Stories from Lapland

Midnight Sun & Midsummer

Published on June 2019

Suvi Pasma / Sales Assistant

It’s 8 pm in Rovaniemi and I should get the kids to sleep, but they a running wildly around the house like it would be afternoon. Well, looking outside the window it as well could be, as the sun is still shining bright and people are enjoying the outdoors. One neighbor is mowing the lawn and the other neighbor is piling up the wood for the winter. The midnight sun has arrived to Lapland, which basically means that the sun doesn’t set below the horizon at all and there are no dark nights. Try explaining that to small kids.

Midnight sun (in Finnish: “keskiyön aurinko”) delights our nights with warm sunlight between 6th June until 5th July here in Rovaniemi. The Finns celebrate the midnight sun and midsummer day (in Finnish: “juhannus”) on the eve of the summer solstice which is normally on the 21st June. Traditionally Finns celebrate the midsummer by going to midsummer sauna with self-made birch whisk, firing midsummer bonfire at midnight by the water and by attending midsummer dances. As a heritage from the old days, some midsummer magic is also involved with the celebrations.

If you’re spending midsummer in the city, you may be one of the rare ones. Those who enjoy the luxury of owning a summer cabin will spend their midsummer there. Those who stay in the city are not left with empty handed, as traditionally the city arranges one big midsummer bonfire on the shore of Kemijoki river which allows everyone to celebrate equally. The bonfire is traditionally lit right next to the shore of river or lake and it’s normal to see multiple bonfires by one water area, each family lighting up one big bonfire. There’s some old belief that the big bonfire keeps the bad spirits away – but nowadays it’s more of a traditional celebration.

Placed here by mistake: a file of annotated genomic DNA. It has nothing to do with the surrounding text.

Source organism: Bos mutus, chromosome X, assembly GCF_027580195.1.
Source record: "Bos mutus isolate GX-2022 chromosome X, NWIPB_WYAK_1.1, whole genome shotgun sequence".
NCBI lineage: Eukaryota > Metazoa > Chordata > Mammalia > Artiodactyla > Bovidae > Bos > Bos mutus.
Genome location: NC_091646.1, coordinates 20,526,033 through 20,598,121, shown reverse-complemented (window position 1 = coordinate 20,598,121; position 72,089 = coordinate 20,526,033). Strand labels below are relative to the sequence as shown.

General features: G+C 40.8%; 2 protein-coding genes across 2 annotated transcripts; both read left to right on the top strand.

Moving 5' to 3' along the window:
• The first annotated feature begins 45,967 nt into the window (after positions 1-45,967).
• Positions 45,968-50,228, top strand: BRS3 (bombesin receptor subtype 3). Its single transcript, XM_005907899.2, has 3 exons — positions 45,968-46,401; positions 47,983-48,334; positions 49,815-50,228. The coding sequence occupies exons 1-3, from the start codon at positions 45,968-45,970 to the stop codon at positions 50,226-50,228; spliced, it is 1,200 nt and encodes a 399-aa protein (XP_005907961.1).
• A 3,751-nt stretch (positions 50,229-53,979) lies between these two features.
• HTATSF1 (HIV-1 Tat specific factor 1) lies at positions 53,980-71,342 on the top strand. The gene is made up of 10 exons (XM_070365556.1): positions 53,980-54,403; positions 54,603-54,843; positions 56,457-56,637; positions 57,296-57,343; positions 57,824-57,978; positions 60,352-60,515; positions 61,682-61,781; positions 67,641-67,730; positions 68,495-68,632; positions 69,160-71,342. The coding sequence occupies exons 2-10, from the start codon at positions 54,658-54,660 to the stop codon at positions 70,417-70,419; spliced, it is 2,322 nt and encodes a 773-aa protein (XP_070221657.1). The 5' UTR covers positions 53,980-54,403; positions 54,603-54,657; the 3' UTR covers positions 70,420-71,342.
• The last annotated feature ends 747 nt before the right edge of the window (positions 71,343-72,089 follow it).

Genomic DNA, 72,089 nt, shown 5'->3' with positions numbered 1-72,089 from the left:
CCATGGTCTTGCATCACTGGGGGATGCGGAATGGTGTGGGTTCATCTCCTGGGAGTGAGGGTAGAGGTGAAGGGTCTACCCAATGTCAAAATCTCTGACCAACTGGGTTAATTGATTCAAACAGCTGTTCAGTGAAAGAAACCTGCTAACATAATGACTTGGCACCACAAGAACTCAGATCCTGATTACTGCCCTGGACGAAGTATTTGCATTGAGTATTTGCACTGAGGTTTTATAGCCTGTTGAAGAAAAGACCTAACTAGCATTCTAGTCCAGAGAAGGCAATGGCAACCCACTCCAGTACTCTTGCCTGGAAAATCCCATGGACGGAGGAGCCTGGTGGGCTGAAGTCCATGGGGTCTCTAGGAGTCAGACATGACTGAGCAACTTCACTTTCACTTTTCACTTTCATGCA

Midsummer bonfire on the shore of Kemijoki river.

The most interesting tradition in midsummer are the magics. It was something that I truly waited as a child. Midsummer magics traditionally focus on future and marriage (old fashioned, I know) and there are several different believes depending on the area. One midsummer magic is that by picking up seven different flowers and placing them under your pillow for the midsummer night, you may see your future husband in a dream. Another one is that if you look down in a well, you may see your future spouse in the water. Traditionally when already picking flowers, we also pick some for the midsummer wreath, which is a self-made crown made of different flowers.

Midsummer wreath made of birch twigs.

Finally, it’s my turn to teach the kids what midsummer and the magics mean. Even though the magics are rather old fashioned with their believes, they are nice tradition to pass on. This midsummer we will spend peacefully at the cabin, lighting our own bonfire at midnight and eating well. I’m pretty sure my colleagues have the same plan. Let’s enjoy the midnight sun while it lasts as before we know it, the autumn and its dark nights will arrive.

Happy Midsummer everyone!


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